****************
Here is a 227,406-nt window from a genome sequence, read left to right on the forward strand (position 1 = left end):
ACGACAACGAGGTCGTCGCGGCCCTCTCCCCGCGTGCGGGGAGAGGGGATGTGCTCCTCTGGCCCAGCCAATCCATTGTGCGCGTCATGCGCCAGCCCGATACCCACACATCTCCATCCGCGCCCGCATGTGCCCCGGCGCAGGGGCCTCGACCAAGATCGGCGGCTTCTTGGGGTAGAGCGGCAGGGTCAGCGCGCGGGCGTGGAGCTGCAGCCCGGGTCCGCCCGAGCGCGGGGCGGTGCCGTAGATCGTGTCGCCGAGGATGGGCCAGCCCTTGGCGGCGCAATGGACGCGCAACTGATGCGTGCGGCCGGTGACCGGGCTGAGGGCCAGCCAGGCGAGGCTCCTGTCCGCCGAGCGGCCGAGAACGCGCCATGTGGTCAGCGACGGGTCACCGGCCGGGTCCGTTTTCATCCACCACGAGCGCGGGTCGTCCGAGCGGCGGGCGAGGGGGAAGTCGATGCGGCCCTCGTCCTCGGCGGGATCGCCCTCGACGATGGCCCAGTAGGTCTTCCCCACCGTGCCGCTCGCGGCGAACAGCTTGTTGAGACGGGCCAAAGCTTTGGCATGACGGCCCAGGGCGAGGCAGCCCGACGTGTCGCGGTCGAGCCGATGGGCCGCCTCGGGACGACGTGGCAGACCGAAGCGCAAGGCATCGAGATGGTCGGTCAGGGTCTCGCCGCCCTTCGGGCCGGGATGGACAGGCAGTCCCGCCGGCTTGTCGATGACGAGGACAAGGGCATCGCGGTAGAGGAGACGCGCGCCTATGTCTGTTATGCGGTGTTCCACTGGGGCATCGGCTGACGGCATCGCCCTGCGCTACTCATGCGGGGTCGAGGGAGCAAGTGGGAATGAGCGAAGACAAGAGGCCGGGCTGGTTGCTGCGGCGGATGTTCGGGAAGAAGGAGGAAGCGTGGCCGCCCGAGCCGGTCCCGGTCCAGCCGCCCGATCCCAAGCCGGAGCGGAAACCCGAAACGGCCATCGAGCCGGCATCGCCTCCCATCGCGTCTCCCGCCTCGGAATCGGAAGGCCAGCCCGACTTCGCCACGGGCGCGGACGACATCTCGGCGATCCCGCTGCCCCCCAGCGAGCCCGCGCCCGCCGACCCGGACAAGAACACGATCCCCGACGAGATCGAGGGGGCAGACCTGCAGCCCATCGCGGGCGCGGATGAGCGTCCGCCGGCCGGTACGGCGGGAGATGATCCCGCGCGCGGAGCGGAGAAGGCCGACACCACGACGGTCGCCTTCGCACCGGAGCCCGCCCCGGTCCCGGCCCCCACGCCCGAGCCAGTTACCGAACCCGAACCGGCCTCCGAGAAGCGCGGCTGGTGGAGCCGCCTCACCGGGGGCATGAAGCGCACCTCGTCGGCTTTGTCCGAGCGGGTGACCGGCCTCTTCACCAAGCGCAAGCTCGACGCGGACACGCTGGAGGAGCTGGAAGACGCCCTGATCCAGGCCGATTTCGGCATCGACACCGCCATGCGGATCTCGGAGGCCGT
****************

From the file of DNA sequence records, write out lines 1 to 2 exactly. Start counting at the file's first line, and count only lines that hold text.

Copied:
Here is a 227,406-nt window from a genome sequence, read left to right on the forward strand (position 1 = left end):
ACGACAACGAGGTCGTCGCGGCCCTCTCCCCGCGTGCGGGGAGAGGGGATGTGCTCCTCTGGCCCAGCCAATCCATTGTGCGCGTCATGCGCCAGCCCGATACCCACACATCTCCATCCGCGCCCGCATGTGCCCCGGCGCAGGGGCCTCGACCAAGATCGGCGGCTTCTTGGGGTAGAGCGGCAGGGTCAGCGCGCGGGCGTGGAGCTGCAGCCCGGGTCCGCCCGAGCGCGGGGCGGTGCCGTAGATCGTGTCGCCGAGGATGGGCCAGCCCTTGGCGGCGCAATGGACGCGCAACTGATGCGTGCGGCCGGTGACCGGGCTGAGGGCCAGCCAGGCGAGGCTCCTGTCCGCCGAGCGGCCGAGAACGCGCCATGTGGTCAGCGACGGGTCACCGGCCGGGTCCGTTTTCATCCACCACGAGCGCGGGTCGTCCGAGCGGCGGGCGAGGGGGAAGTCGATGCGGCCCTCGTCCTCGGCGGGATCGCCCTCGACGATGGCCCAGTAGGTCTTCCCCACCGTGCCGCTCGCGGCGAACAGCTTGTTGAGACGGGCCAAAGCTTTGGCATGACGGCCCAGGGCGAGGCAGCCCGACGTGTCGCGGTCGAGCCGATGGGCCGCCTCGGGACGACGTGGCAGACCGAAGCGCAAGGCATCGAGATGGTCGGTCAGGGTCTCGCCGCCCTTCGGGCCGGGATGGACAGGCAGTCCCGCCGGCTTGTCGATGACGAGGACAAGGGCATCGCGGTAGAGGAGACGCGCGCCTATGTCTGTTATGCGGTGTTCCACTGGGGCATCGGCTGACGGCATCGCCCTGCGCTACTCATGCGGGGTCGAGGGAGCAAGTGGGAATGAGCGAAGACAAGAGGCCGGGCTGGTTGCTGCGGCGGATGTTCGGGAAGAAGGAGGAAGCGTGGCCGCCCGAGCCGGTCCCGGTCCAGCCGCCCGATCCCAAGCCGGAGCGGAAACCCGAAACGGCCATCGAGCCGGCATCGCCTCCCATCGCGTCTCCCGCCTCGGAATCGGAAGGCCAGCCCGACTTCGCCACGGGCGCGGACGACATCTCGGCGATCCCGCTGCCCCCCAGCGAGCCCGCGCCCGCCGACCCGGACAAGAACACGATCCCCGACGAGATCGAGGGGGCAGACCTGCAGCCCATCGCGGGCGCGGATGAGCGTCCGCCGGCCGGTACGGCGGGAGATGATCCCGCGCGCGGAGCGGAGAAGGCCGACACCACGACGGTCGCCTTCGCACCGGAGCCCGCCCCGGTCCCGGCCCCCACGCCCGAGCCAGTTACCGAACCCGAACCGGCCTCCGAGAAGCGCGGCTGGTGGAGCCGCCTCACCGGGGGCATGAAGCGCACCTCGTCGGCTTTGTCCGAGCGGGTGACCGGCCTCTTCACCAAGCGCAAGCTCGACGCGGACACGCTGGAGGAGCTGGAAGACGCCCTGATCCAGGCCGATTTCGGCATCGACACCGCCATGCGGATCTCGGAGGCCGT